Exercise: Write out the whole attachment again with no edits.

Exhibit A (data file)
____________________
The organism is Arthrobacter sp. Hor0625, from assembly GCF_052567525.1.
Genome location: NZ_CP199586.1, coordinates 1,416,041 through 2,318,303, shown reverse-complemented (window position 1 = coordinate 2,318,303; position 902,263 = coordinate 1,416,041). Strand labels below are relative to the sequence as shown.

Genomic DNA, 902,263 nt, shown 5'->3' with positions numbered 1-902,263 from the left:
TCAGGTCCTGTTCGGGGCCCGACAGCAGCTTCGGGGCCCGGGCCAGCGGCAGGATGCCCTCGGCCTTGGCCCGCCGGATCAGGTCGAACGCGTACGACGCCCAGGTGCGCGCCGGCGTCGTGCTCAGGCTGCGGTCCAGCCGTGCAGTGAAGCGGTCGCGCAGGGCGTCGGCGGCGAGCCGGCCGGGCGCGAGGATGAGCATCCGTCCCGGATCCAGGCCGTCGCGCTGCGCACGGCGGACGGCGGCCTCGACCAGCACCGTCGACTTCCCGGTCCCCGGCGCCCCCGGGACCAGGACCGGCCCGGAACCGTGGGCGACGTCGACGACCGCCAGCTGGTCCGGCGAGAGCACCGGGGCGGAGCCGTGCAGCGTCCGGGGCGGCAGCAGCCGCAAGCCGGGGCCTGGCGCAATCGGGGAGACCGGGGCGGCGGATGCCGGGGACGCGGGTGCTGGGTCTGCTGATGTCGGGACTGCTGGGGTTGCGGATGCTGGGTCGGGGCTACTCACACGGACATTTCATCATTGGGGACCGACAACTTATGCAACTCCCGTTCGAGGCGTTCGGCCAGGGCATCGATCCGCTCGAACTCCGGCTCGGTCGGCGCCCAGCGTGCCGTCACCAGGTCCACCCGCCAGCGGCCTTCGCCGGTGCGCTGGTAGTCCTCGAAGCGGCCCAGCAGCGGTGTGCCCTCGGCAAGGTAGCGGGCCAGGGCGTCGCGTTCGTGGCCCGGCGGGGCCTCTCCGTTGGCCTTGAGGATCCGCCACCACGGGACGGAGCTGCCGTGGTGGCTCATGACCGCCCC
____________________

The organism is Arthrobacter sp. Hor0625, from assembly GCF_052567525.1.
Genome location: NZ_CP199586.1, coordinates 1,416,041 through 2,318,303, shown reverse-complemented (window position 1 = coordinate 2,318,303; position 902,263 = coordinate 1,416,041). Strand labels below are relative to the sequence as shown.

Genomic DNA, 902,263 nt, shown 5'->3' with positions numbered 1-902,263 from the left:
TCAGGTCCTGTTCGGGGCCCGACAGCAGCTTCGGGGCCCGGGCCAGCGGCAGGATGCCCTCGGCCTTGGCCCGCCGGATCAGGTCGAACGCGTACGACGCCCAGGTGCGCGCCGGCGTCGTGCTCAGGCTGCGGTCCAGCCGTGCAGTGAAGCGGTCGCGCAGGGCGTCGGCGGCGAGCCGGCCGGGCGCGAGGATGAGCATCCGTCCCGGATCCAGGCCGTCGCGCTGCGCACGGCGGACGGCGGCCTCGACCAGCACCGTCGACTTCCCGGTCCCCGGCGCCCCCGGGACCAGGACCGGCCCGGAACCGTGGGCGACGTCGACGACCGCCAGCTGGTCCGGCGAGAGCACCGGGGCGGAGCCGTGCAGCGTCCGGGGCGGCAGCAGCCGCAAGCCGGGGCCTGGCGCAATCGGGGAGACCGGGGCGGCGGATGCCGGGGACGCGGGTGCTGGGTCTGCTGATGTCGGGACTGCTGGGGTTGCGGATGCTGGGTCGGGGCTACTCACACGGACATTTCATCATTGGGGACCGACAACTTATGCAACTCCCGTTCGAGGCGTTCGGCCAGGGCATCGATCCGCTCGAACTCCGGCTCGGTCGGCGCCCAGCGTGCCGTCACCAGGTCCACCCGCCAGCGGCCTTCGCCGGTGCGCTGGTAGTCCTCGAAGCGGCCCAGCAGCGGTGTGCCCTCGGCAAGGTAGCGGGCCAGGGCGTCGCGTTCGTGGCCCGGCGGGGCCTCTCCGTTGGCCTTGAGGATCCGCCACCACGGGACGGAGCTGCCGTGGTGGCTCATGACCGCCCC